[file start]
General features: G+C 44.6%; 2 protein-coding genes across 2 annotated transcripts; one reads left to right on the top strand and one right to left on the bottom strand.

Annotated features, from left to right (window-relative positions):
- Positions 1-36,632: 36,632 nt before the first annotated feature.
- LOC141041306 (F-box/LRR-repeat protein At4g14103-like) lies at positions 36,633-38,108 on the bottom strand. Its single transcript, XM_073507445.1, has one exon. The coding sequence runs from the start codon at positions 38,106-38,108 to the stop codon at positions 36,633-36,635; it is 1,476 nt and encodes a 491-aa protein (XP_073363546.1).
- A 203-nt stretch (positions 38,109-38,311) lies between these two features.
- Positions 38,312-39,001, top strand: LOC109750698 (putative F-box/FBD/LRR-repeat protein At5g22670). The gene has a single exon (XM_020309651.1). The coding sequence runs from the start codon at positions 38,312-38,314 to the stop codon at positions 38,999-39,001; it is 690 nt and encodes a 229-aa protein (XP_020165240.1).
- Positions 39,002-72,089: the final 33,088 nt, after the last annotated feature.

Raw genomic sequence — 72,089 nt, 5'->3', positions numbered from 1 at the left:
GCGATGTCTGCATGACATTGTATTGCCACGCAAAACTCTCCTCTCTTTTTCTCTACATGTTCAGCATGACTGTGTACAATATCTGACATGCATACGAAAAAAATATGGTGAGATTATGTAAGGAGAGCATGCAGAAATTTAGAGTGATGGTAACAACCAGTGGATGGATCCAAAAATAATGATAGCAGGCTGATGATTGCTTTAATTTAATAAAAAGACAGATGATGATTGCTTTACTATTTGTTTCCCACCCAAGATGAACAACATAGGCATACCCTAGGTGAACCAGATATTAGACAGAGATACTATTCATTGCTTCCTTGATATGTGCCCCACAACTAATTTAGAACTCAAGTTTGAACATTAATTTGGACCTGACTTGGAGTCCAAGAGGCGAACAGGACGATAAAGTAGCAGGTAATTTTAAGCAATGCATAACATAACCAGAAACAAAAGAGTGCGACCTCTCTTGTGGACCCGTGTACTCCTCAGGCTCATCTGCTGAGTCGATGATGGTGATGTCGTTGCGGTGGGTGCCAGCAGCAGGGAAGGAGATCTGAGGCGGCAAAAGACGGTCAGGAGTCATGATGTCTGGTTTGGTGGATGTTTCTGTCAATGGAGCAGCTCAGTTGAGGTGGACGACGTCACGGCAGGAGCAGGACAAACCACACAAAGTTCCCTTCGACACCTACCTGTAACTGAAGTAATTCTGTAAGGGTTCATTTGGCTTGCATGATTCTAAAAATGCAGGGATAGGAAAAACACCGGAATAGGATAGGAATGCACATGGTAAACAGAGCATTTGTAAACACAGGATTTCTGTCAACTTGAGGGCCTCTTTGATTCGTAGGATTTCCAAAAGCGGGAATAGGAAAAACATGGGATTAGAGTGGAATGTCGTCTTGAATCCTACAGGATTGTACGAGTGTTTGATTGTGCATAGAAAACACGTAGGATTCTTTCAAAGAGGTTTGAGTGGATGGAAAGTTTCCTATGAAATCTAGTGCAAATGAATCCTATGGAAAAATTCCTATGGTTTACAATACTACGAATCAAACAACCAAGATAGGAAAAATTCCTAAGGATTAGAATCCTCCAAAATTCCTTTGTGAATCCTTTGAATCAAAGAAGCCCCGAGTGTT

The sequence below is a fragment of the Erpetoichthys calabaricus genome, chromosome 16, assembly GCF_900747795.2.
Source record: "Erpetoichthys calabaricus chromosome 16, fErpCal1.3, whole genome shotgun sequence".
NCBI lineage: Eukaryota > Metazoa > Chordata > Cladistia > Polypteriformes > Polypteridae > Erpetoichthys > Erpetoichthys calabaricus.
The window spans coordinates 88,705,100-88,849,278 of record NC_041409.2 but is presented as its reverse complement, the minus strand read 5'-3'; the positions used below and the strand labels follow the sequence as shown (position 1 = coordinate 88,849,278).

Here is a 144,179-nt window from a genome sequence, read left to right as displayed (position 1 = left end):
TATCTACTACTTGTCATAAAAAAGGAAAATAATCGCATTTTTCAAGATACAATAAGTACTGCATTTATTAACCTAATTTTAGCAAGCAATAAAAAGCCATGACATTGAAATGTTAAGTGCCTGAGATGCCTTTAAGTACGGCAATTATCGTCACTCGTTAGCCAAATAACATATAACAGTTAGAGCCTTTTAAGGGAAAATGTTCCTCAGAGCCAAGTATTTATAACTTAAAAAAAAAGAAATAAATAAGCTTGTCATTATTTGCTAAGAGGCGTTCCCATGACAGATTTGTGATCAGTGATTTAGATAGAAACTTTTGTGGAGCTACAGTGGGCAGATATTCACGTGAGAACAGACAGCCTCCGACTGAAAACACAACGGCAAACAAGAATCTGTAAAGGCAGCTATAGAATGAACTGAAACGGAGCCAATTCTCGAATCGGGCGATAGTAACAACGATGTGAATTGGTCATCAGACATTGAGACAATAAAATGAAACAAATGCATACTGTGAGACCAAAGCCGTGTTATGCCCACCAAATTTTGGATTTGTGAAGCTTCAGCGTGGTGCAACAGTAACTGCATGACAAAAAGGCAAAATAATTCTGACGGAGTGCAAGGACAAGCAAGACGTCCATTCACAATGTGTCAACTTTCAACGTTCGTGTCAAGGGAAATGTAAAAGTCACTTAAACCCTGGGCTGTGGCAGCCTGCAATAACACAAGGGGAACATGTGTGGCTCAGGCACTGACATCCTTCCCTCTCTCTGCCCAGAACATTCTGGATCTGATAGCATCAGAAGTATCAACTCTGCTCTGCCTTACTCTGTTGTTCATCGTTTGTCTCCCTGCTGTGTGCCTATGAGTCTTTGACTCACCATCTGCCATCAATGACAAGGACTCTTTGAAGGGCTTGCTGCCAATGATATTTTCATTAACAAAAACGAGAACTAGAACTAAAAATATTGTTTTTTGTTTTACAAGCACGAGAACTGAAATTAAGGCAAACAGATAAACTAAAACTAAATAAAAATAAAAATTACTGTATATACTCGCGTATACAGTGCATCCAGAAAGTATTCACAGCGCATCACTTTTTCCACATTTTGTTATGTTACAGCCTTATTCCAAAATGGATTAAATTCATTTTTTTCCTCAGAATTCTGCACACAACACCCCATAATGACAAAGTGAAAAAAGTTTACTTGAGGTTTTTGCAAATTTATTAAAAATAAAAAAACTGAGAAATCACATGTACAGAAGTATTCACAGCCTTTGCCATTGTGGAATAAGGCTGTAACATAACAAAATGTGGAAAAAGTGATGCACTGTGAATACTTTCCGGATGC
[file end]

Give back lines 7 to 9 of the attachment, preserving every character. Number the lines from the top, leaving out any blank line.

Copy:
- Positions 39,002-72,089: the final 33,088 nt, after the last annotated feature.

Raw genomic sequence — 72,089 nt, 5'->3', positions numbered from 1 at the left:
GCGATGTCTGCATGACATTGTATTGCCACGCAAAACTCTCCTCTCTTTTTCTCTACATGTTCAGCATGACTGTGTACAATATCTGACATGCATACGAAAAAAATATGGTGAGATTATGTAAGGAGAGCATGCAGAAATTTAGAGTGATGGTAACAACCAGTGGATGGATCCAAAAATAATGATAGCAGGCTGATGATTGCTTTAATTTAATAAAAAGACAGATGATGATTGCTTTACTATTTGTTTCCCACCCAAGATGAACAACATAGGCATACCCTAGGTGAACCAGATATTAGACAGAGATACTATTCATTGCTTCCTTGATATGTGCCCCACAACTAATTTAGAACTCAAGTTTGAACATTAATTTGGACCTGACTTGGAGTCCAAGAGGCGAACAGGACGATAAAGTAGCAGGTAATTTTAAGCAATGCATAACATAACCAGAAACAAAAGAGTGCGACCTCTCTTGTGGACCCGTGTACTCCTCAGGCTCATCTGCTGAGTCGATGATGGTGATGTCGTTGCGGTGGGTGCCAGCAGCAGGGAAGGAGATCTGAGGCGGCAAAAGACGGTCAGGAGTCATGATGTCTGGTTTGGTGGATGTTTCTGTCAATGGAGCAGCTCAGTTGAGGTGGACGACGTCACGGCAGGAGCAGGACAAACCACACAAAGTTCCCTTCGACACCTACCTGTAACTGAAGTAATTCTGTAAGGGTTCATTTGGCTTGCATGATTCTAAAAATGCAGGGATAGGAAAAACACCGGAATAGGATAGGAATGCACATGGTAAACAGAGCATTTGTAAACACAGGATTTCTGTCAACTTGAGGGCCTCTTTGATTCGTAGGATTTCCAAAAGCGGGAATAGGAAAAACATGGGATTAGAGTGGAATGTCGTCTTGAATCCTACAGGATTGTACGAGTGTTTGATTGTGCATAGAAAACACGTAGGATTCTTTCAAAGAGGTTTGAGTGGATGGAAAGTTTCCTATGAAATCTAGTGCAAATGAATCCTATGGAAAAATTCCTATGGTTTACAATACTACGAATCAAACAACCAAGATAGGAAAAATTCCTAAGGATTAGAATCCTCCAAAATTCCTTTGTGAATCCTTTGAATCAAAGAAGCCCCGAGTGTT